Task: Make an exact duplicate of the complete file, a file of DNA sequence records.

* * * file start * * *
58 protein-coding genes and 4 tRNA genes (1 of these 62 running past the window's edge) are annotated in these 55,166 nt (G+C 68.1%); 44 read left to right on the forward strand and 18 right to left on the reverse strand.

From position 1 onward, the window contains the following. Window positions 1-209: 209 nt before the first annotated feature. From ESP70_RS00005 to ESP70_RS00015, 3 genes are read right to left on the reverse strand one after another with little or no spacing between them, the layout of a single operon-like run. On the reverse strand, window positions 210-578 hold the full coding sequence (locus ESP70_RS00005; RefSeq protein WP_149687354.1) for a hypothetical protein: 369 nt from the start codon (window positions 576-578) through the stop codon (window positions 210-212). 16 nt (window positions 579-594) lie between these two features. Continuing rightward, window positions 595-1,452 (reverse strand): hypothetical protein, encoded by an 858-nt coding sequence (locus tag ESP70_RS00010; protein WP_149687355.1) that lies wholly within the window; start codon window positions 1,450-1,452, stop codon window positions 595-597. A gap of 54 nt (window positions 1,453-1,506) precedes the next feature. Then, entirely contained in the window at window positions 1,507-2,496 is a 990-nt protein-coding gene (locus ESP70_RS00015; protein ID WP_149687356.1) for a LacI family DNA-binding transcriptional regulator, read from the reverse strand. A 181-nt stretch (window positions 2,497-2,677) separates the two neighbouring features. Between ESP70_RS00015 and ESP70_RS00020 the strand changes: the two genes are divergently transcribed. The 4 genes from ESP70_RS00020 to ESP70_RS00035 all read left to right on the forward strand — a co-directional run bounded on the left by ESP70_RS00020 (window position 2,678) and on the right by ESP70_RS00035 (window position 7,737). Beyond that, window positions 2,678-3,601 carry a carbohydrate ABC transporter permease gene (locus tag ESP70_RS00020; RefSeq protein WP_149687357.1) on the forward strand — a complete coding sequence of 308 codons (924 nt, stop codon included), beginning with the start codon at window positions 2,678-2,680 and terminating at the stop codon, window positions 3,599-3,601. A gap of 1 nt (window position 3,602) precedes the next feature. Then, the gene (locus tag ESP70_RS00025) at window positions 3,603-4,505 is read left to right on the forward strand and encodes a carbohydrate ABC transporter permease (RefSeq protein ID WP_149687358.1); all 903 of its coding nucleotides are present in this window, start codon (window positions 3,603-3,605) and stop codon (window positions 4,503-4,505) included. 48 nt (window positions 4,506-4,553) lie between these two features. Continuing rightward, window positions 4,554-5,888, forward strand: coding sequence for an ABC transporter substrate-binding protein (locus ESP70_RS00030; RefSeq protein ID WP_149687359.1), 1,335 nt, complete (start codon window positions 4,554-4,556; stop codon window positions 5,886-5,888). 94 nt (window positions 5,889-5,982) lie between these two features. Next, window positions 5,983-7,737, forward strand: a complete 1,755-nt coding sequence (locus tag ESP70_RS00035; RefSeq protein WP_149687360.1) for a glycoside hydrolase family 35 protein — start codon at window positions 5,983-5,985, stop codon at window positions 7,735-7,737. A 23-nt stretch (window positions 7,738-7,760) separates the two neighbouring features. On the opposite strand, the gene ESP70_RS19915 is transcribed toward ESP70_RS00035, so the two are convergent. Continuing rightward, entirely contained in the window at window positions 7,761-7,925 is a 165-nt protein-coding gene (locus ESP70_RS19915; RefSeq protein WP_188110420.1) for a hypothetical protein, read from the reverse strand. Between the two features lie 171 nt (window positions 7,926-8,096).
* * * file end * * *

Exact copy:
58 protein-coding genes and 4 tRNA genes (1 of these 62 running past the window's edge) are annotated in these 55,166 nt (G+C 68.1%); 44 read left to right on the forward strand and 18 right to left on the reverse strand.

From position 1 onward, the window contains the following. Window positions 1-209: 209 nt before the first annotated feature. From ESP70_RS00005 to ESP70_RS00015, 3 genes are read right to left on the reverse strand one after another with little or no spacing between them, the layout of a single operon-like run. On the reverse strand, window positions 210-578 hold the full coding sequence (locus ESP70_RS00005; RefSeq protein WP_149687354.1) for a hypothetical protein: 369 nt from the start codon (window positions 576-578) through the stop codon (window positions 210-212). 16 nt (window positions 579-594) lie between these two features. Continuing rightward, window positions 595-1,452 (reverse strand): hypothetical protein, encoded by an 858-nt coding sequence (locus tag ESP70_RS00010; protein WP_149687355.1) that lies wholly within the window; start codon window positions 1,450-1,452, stop codon window positions 595-597. A gap of 54 nt (window positions 1,453-1,506) precedes the next feature. Then, entirely contained in the window at window positions 1,507-2,496 is a 990-nt protein-coding gene (locus ESP70_RS00015; protein ID WP_149687356.1) for a LacI family DNA-binding transcriptional regulator, read from the reverse strand. A 181-nt stretch (window positions 2,497-2,677) separates the two neighbouring features. Between ESP70_RS00015 and ESP70_RS00020 the strand changes: the two genes are divergently transcribed. The 4 genes from ESP70_RS00020 to ESP70_RS00035 all read left to right on the forward strand — a co-directional run bounded on the left by ESP70_RS00020 (window position 2,678) and on the right by ESP70_RS00035 (window position 7,737). Beyond that, window positions 2,678-3,601 carry a carbohydrate ABC transporter permease gene (locus tag ESP70_RS00020; RefSeq protein WP_149687357.1) on the forward strand — a complete coding sequence of 308 codons (924 nt, stop codon included), beginning with the start codon at window positions 2,678-2,680 and terminating at the stop codon, window positions 3,599-3,601. A gap of 1 nt (window position 3,602) precedes the next feature. Then, the gene (locus tag ESP70_RS00025) at window positions 3,603-4,505 is read left to right on the forward strand and encodes a carbohydrate ABC transporter permease (RefSeq protein ID WP_149687358.1); all 903 of its coding nucleotides are present in this window, start codon (window positions 3,603-3,605) and stop codon (window positions 4,503-4,505) included. 48 nt (window positions 4,506-4,553) lie between these two features. Continuing rightward, window positions 4,554-5,888, forward strand: coding sequence for an ABC transporter substrate-binding protein (locus ESP70_RS00030; RefSeq protein ID WP_149687359.1), 1,335 nt, complete (start codon window positions 4,554-4,556; stop codon window positions 5,886-5,888). 94 nt (window positions 5,889-5,982) lie between these two features. Next, window positions 5,983-7,737, forward strand: a complete 1,755-nt coding sequence (locus tag ESP70_RS00035; RefSeq protein WP_149687360.1) for a glycoside hydrolase family 35 protein — start codon at window positions 5,983-5,985, stop codon at window positions 7,735-7,737. A 23-nt stretch (window positions 7,738-7,760) separates the two neighbouring features. On the opposite strand, the gene ESP70_RS19915 is transcribed toward ESP70_RS00035, so the two are convergent. Continuing rightward, entirely contained in the window at window positions 7,761-7,925 is a 165-nt protein-coding gene (locus ESP70_RS19915; RefSeq protein WP_188110420.1) for a hypothetical protein, read from the reverse strand. Between the two features lie 171 nt (window positions 7,926-8,096).